Monday, 27 January 2014


Almost forgot I was a blogger for a while there. No particular reason,although I have been on Instagram a bit more since upgrading my phone at the beginning of the month.

Classes are ticking along nicely and the first workshop of 2014 is now under my belt.

My beginners are all busy layering up and starting to quilt. One of the trickiest questions that comes up is how to mark a quilt if you want to - my favourite method if I need to make a mark is to use soap ends. I also quite like the Chaco chalk pens but only in yellow & white, an ordinary pencil is pretty good for hand quilters and the Hera marker is a safe but not always easy to see, option.
I have always avoided pens, both air and water erasable and I'll explain why.
Several yearss ago I heard a talk by a quilter who was also showing her collection of quilts. One was a few years old at the time of the talk and it was obvious for all to see, just where she had marked her quilt because all the colour had leached out along the lines she had drawn years before with one of those pens.
Recently I have noticed a lot of interest in a particular kind of pen that seems popular with quilters - they are NOT marketed as pens for those of us working with fabric (so I am not bad mouthing them) but I have a few of them and have used them e.g. in marking HSTs where it doesn't matter as you cut along the drawn line anyway. So they can be very useful in the right place. I even demonstrated them for such tasks, as the disappearing ink when ironed made for a fun interlude. But one of my beginners has learned the hard way, not to mark quilts with them..................and has kindly agreed to me showing what happened when she did.

I think perhaps this has happened as the colour is dark and so will have a high concentration of die. Pretty heartbreaking though.

And while in teacher mode, I have another wee tip - at last week's workshop one student was putting together her Contrary Wife blocks and wasn't getting the best view of her progress. I snapped quickly with my phone - it's always a good idea to photograph a layout (if you don't have a design wall) and then look at it straight on, on a computer screen. It can really make a difference to your decision process.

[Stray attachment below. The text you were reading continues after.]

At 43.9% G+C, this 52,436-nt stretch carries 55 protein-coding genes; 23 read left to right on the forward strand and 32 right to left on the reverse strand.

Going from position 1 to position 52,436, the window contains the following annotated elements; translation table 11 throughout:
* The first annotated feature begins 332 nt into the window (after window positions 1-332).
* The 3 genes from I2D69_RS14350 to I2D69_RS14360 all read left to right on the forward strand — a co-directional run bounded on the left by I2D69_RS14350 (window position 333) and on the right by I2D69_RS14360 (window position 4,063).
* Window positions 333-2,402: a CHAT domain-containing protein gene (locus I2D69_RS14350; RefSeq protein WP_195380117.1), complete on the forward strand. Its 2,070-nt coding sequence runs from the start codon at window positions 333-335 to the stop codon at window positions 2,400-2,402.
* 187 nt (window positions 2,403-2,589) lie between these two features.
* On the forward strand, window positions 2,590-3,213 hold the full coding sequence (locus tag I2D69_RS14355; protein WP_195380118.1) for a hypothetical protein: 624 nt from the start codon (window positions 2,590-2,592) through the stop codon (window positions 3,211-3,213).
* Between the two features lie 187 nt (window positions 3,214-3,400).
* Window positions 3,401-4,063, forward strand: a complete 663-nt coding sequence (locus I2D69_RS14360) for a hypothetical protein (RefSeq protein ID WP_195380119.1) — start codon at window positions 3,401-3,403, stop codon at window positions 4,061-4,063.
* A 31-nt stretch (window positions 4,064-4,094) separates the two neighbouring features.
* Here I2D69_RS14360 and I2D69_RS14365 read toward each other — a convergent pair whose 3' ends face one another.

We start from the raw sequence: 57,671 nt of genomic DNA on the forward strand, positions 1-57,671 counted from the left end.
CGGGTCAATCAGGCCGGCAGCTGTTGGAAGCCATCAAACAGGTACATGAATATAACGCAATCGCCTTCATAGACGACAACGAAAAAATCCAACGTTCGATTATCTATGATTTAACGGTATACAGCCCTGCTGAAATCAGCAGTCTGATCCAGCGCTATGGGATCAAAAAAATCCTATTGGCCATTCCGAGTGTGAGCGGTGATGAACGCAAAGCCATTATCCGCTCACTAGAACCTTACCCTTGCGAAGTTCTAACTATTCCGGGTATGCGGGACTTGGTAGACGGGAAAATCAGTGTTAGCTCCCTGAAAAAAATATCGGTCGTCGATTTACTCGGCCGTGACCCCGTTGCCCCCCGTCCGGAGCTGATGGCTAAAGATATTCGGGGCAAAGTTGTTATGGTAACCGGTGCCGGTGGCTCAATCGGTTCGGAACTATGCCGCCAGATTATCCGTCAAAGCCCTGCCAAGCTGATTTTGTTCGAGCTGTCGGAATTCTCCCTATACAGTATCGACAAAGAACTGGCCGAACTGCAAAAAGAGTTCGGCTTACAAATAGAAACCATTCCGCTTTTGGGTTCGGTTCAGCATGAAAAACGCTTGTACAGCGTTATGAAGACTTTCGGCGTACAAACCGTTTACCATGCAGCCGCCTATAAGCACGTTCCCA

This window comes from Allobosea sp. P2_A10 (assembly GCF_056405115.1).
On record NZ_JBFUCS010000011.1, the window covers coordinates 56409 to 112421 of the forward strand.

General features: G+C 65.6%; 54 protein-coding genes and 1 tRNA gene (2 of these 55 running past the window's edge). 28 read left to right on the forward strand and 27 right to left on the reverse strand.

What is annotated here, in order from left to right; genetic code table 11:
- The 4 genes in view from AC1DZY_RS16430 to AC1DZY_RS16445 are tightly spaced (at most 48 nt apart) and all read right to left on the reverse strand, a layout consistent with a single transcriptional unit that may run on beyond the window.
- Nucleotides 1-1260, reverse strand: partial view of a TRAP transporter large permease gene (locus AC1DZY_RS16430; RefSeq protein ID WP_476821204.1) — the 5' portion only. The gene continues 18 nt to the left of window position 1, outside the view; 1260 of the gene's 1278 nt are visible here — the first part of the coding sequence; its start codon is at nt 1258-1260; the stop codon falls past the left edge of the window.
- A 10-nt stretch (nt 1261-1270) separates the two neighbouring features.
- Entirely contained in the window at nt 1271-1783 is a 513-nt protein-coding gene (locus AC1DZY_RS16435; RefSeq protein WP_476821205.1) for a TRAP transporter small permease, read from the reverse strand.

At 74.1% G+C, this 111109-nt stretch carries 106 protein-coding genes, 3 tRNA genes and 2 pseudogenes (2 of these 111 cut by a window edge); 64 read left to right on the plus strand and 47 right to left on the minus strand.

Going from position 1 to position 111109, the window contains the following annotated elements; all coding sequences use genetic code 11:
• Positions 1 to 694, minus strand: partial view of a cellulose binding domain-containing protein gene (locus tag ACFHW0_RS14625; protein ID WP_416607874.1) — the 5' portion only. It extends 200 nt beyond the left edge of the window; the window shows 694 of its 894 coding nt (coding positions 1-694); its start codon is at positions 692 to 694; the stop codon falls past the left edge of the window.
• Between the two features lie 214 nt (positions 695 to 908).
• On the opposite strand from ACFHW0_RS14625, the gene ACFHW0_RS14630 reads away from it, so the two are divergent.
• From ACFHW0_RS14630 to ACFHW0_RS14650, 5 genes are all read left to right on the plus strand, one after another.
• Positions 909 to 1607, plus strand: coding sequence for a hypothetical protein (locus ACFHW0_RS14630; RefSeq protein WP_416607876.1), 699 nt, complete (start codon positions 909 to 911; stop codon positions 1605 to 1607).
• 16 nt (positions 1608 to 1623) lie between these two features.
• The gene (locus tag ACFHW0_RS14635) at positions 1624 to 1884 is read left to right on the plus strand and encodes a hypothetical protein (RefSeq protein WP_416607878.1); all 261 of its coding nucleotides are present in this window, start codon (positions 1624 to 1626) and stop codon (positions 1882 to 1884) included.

I have managed some sewing too - in my last post I was able to report all my Mystery blocks done - I now have them all joined up and the wadding purchased. But I have no backing so I can put off the quilting for a wee while yet.

I posted Lucy's Bee blocks off to her today - the butterflies, as shown in the last post but now sporting smart antennae!!

I also did Bee Blessed blocks for Judith, nice and easy this month but I think they will also come together well in a quilt.

Isn't it good to be almost at the end of January?

Monday, 13 January 2014

Normal Service........... resumed.
A little later than most, but I think I can say we are pretty much back to normal now - thank you all who sent good wishes and kind words, very much appreciated.

Having missed a normal Christmas, my OH had last week off to convalesce and on Monday we visited Kelvingrove Museum in Glasgow to take in the Jack Vettriano exhibition. We thoroughly enjoyed it and if you are within travelling distance then I heartily recommend a visit.

Due to an unexpected "plug" on Facebook by The Intrepid Thread, my Mega Pinnie got a flurry of interest. I hope everyone who was interested managed to download the instructions - it's available here.

Becky emailed me to ask for the pattern but unfortunately is a no-reply blogger and I was unable to contact her - hope you are reading this, Becky..............

My beginners' class resumed last week and resembled a quilting "bee" as they learned how to layer up, pin & baste. I always split the class into teams for this part with each group working on one quilt at a time. Reduces the tedium I think

On Thursday it was the first of my Overnighter Bag classes, a mad frenzy of cutting! For me it was really exciting to see the variety of fabric chosen for the project.

And I ventured into my sewing room - I started my 2014 sewing with two Stingy blocks for Lucy.
She has requested butterfly blocks to make a big girl quilt for her wee daughter Joan. I have made one of each that she suggested. The curvy one was a challenge and if I had more patience I might have had a stab at hand piecing it.

The second was easier to piece and is a little smaller in scale. Both butterflies have yet to have their antennae added.

I also managed to complete all the blocks I want to do for the Mystery Quilt I have been following here. The quilt a long finished at Christmas and I fell behind just a little. When I knew it was to be a medallion quilt I decided to cut short and miss the final round, due mainly to fabric restrictions. I have been making the Mystery Quilt from my stash and was beginning to struggle so decided to cut my losses. My quilt will finish at about 60" square. I might add a plain border, jury is out at the moment.

I hope to get these blocks put together tomorrow.
Finally, I made a start today on the project that I will offer in class in August! My deadline to finish is the end of March so that my current students can be seduced by its beauty and swarm to re-enrol!!
Those potential students may be amused to hear that the very first block I made today had to be re-cut and re-made due to can I put it..........stupidity!!


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